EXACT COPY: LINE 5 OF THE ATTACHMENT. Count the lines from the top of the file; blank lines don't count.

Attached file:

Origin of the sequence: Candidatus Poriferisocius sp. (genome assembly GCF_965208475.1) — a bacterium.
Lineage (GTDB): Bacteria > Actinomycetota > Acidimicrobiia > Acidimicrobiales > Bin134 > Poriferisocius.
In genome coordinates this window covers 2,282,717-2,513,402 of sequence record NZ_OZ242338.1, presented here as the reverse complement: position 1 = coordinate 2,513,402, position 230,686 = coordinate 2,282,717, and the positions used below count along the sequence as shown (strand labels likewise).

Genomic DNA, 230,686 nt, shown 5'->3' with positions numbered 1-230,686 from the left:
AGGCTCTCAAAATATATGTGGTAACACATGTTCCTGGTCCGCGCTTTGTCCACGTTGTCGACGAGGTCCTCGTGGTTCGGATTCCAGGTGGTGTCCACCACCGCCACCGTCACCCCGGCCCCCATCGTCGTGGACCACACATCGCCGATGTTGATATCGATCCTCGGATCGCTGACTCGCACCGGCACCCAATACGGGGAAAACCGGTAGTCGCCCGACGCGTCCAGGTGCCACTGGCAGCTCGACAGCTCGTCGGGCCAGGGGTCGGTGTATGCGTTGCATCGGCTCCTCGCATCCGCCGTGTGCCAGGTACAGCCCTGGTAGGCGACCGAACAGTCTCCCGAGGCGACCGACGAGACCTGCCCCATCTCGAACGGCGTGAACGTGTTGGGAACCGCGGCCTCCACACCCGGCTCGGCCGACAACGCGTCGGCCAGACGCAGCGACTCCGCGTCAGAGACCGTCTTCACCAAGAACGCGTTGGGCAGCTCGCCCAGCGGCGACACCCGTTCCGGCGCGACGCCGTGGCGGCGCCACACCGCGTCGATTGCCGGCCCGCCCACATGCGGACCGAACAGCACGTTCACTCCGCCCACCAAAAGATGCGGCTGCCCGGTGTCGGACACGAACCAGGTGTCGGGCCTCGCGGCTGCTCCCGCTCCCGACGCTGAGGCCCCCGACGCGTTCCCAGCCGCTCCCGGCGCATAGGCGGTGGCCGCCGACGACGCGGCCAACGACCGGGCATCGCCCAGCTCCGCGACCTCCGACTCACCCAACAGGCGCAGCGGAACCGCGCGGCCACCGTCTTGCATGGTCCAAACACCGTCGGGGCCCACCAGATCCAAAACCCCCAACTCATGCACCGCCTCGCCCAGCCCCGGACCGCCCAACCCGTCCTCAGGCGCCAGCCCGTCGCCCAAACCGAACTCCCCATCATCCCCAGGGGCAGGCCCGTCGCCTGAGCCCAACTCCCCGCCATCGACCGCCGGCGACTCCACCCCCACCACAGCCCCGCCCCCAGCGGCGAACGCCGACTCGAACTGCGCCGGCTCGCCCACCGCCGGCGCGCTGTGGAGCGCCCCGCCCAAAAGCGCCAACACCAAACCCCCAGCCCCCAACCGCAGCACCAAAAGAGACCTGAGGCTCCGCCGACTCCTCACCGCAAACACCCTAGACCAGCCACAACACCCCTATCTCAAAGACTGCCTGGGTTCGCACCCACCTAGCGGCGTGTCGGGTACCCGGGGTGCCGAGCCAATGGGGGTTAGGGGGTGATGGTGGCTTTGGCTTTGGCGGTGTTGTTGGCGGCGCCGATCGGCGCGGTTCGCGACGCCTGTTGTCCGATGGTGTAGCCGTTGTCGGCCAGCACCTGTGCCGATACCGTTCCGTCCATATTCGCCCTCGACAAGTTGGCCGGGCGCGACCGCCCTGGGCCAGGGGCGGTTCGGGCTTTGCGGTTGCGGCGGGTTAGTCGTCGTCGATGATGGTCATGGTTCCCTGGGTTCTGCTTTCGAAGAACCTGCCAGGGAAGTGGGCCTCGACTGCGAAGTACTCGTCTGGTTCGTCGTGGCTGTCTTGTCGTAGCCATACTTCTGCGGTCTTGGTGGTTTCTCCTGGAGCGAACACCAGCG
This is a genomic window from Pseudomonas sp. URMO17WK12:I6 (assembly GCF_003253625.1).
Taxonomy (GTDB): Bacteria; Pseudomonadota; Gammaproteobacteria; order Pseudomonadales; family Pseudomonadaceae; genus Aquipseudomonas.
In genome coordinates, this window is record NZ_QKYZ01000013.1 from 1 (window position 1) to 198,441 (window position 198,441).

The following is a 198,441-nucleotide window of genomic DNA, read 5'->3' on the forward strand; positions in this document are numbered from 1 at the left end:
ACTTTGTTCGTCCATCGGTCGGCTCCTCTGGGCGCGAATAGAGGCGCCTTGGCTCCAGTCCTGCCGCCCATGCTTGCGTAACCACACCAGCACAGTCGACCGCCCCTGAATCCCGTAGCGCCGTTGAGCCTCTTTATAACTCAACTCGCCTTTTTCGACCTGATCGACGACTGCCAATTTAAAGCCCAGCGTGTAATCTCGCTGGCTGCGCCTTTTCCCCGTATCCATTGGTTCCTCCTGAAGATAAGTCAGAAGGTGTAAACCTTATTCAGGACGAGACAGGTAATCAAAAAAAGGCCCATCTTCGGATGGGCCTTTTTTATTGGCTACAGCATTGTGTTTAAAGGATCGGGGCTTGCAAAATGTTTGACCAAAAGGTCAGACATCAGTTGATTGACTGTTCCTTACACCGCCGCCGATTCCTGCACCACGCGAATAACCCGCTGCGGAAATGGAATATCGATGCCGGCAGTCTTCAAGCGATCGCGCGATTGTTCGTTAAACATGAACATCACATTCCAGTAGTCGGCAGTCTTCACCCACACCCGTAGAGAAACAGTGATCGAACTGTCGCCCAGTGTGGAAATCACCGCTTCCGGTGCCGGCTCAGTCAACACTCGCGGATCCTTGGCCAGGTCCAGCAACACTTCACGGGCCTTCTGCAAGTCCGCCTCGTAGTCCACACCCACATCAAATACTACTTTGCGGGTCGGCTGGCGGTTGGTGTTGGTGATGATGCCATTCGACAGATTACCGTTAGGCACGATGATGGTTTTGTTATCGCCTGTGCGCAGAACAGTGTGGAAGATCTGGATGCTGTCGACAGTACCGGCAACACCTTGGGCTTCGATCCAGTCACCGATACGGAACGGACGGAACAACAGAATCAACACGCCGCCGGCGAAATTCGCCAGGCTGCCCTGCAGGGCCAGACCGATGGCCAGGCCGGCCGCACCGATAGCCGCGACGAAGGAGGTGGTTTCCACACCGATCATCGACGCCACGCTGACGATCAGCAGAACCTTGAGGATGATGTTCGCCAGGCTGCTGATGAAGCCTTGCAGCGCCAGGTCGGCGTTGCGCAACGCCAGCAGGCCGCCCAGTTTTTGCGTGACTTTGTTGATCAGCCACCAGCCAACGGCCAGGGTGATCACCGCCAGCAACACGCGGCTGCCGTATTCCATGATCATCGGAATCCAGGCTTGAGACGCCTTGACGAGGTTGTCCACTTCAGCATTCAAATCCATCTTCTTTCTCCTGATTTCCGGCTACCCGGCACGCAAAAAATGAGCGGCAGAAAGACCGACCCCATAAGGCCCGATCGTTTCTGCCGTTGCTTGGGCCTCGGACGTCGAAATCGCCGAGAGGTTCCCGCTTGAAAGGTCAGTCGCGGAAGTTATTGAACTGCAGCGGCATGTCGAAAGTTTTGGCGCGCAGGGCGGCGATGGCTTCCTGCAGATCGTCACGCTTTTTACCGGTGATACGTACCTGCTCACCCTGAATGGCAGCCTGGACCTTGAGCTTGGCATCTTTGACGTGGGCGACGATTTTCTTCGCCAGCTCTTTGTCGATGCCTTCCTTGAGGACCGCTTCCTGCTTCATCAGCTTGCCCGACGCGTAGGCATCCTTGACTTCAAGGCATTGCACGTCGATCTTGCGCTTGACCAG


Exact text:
AGGCTCTCAAAATATATGTGGTAACACATGTTCCTGGTCCGCGCTTTGTCCACGTTGTCGACGAGGTCCTCGTGGTTCGGATTCCAGGTGGTGTCCACCACCGCCACCGTCACCCCGGCCCCCATCGTCGTGGACCACACATCGCCGATGTTGATATCGATCCTCGGATCGCTGACTCGCACCGGCACCCAATACGGGGAAAACCGGTAGTCGCCCGACGCGTCCAGGTGCCACTGGCAGCTCGACAGCTCGTCGGGCCAGGGGTCGGTGTATGCGTTGCATCGGCTCCTCGCATCCGCCGTGTGCCAGGTACAGCCCTGGTAGGCGACCGAACAGTCTCCCGAGGCGACCGACGAGACCTGCCCCATCTCGAACGGCGTGAACGTGTTGGGAACCGCGGCCTCCACACCCGGCTCGGCCGACAACGCGTCGGCCAGACGCAGCGACTCCGCGTCAGAGACCGTCTTCACCAAGAACGCGTTGGGCAGCTCGCCCAGCGGCGACACCCGTTCCGGCGCGACGCCGTGGCGGCGCCACACCGCGTCGATTGCCGGCCCGCCCACATGCGGACCGAACAGCACGTTCACTCCGCCCACCAAAAGATGCGGCTGCCCGGTGTCGGACACGAACCAGGTGTCGGGCCTCGCGGCTGCTCCCGCTCCCGACGCTGAGGCCCCCGACGCGTTCCCAGCCGCTCCCGGCGCATAGGCGGTGGCCGCCGACGACGCGGCCAACGACCGGGCATCGCCCAGCTCCGCGACCTCCGACTCACCCAACAGGCGCAGCGGAACCGCGCGGCCACCGTCTTGCATGGTCCAAACACCGTCGGGGCCCACCAGATCCAAAACCCCCAACTCATGCACCGCCTCGCCCAGCCCCGGACCGCCCAACCCGTCCTCAGGCGCCAGCCCGTCGCCCAAACCGAACTCCCCATCATCCCCAGGGGCAGGCCCGTCGCCTGAGCCCAACTCCCCGCCATCGACCGCCGGCGACTCCACCCCCACCACAGCCCCGCCCCCAGCGGCGAACGCCGACTCGAACTGCGCCGGCTCGCCCACCGCCGGCGCGCTGTGGAGCGCCCCGCCCAAAAGCGCCAACACCAAACCCCCAGCCCCCAACCGCAGCACCAAAAGAGACCTGAGGCTCCGCCGACTCCTCACCGCAAACACCCTAGACCAGCCACAACACCCCTATCTCAAAGACTGCCTGGGTTCGCACCCACCTAGCGGCGTGTCGGGTACCCGGGGTGCCGAGCCAATGGGGGTTAGGGGGTGATGGTGGCTTTGGCTTTGGCGGTGTTGTTGGCGGCGCCGATCGGCGCGGTTCGCGACGCCTGTTGTCCGATGGTGTAGCCGTTGTCGGCCAGCACCTGTGCCGATACCGTTCCGTCCATATTCGCCCTCGACAAGTTGGCCGGGCGCGACCGCCCTGGGCCAGGGGCGGTTCGGGCTTTGCGGTTGCGGCGGGTTAGTCGTCGTCGATGATGGTCATGGTTCCCTGGGTTCTGCTTTCGAAGAACCTGCCAGGGAAGTGGGCCTCGACTGCGAAGTACTCGTCTGGTTCGTCGTGGCTGTCTTGTCGTAGCCATACTTCTGCGGTCTTGGTGGTTTCTCCTGGAGCGAACACCAGCG